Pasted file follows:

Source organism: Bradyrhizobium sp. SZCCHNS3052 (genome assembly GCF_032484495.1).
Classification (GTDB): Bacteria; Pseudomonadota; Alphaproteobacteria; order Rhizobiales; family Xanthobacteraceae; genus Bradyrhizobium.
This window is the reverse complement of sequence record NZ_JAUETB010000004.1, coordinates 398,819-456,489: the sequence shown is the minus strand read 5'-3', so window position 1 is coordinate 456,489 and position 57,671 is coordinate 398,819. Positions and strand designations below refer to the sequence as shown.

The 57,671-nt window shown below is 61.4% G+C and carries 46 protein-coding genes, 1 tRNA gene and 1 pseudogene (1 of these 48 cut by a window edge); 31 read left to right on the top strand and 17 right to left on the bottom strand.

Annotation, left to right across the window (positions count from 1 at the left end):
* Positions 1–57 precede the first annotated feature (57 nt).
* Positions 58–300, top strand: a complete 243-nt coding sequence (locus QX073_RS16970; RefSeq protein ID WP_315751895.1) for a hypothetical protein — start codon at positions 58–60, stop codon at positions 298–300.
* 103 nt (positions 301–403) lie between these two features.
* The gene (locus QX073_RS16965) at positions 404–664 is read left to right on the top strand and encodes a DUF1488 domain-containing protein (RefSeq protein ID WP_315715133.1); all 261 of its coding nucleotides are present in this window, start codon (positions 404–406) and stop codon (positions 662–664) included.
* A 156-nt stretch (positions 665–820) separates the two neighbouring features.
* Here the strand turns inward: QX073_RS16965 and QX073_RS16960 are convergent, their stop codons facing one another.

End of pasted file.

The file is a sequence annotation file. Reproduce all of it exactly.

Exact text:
Source organism: Bradyrhizobium sp. SZCCHNS3052 (genome assembly GCF_032484495.1).
Classification (GTDB): Bacteria; Pseudomonadota; Alphaproteobacteria; order Rhizobiales; family Xanthobacteraceae; genus Bradyrhizobium.
This window is the reverse complement of sequence record NZ_JAUETB010000004.1, coordinates 398,819-456,489: the sequence shown is the minus strand read 5'-3', so window position 1 is coordinate 456,489 and position 57,671 is coordinate 398,819. Positions and strand designations below refer to the sequence as shown.

The 57,671-nt window shown below is 61.4% G+C and carries 46 protein-coding genes, 1 tRNA gene and 1 pseudogene (1 of these 48 cut by a window edge); 31 read left to right on the top strand and 17 right to left on the bottom strand.

Annotation, left to right across the window (positions count from 1 at the left end):
* Positions 1–57 precede the first annotated feature (57 nt).
* Positions 58–300, top strand: a complete 243-nt coding sequence (locus QX073_RS16970; RefSeq protein ID WP_315751895.1) for a hypothetical protein — start codon at positions 58–60, stop codon at positions 298–300.
* 103 nt (positions 301–403) lie between these two features.
* The gene (locus QX073_RS16965) at positions 404–664 is read left to right on the top strand and encodes a DUF1488 domain-containing protein (RefSeq protein ID WP_315715133.1); all 261 of its coding nucleotides are present in this window, start codon (positions 404–406) and stop codon (positions 662–664) included.
* A 156-nt stretch (positions 665–820) separates the two neighbouring features.
* Here the strand turns inward: QX073_RS16965 and QX073_RS16960 are convergent, their stop codons facing one another.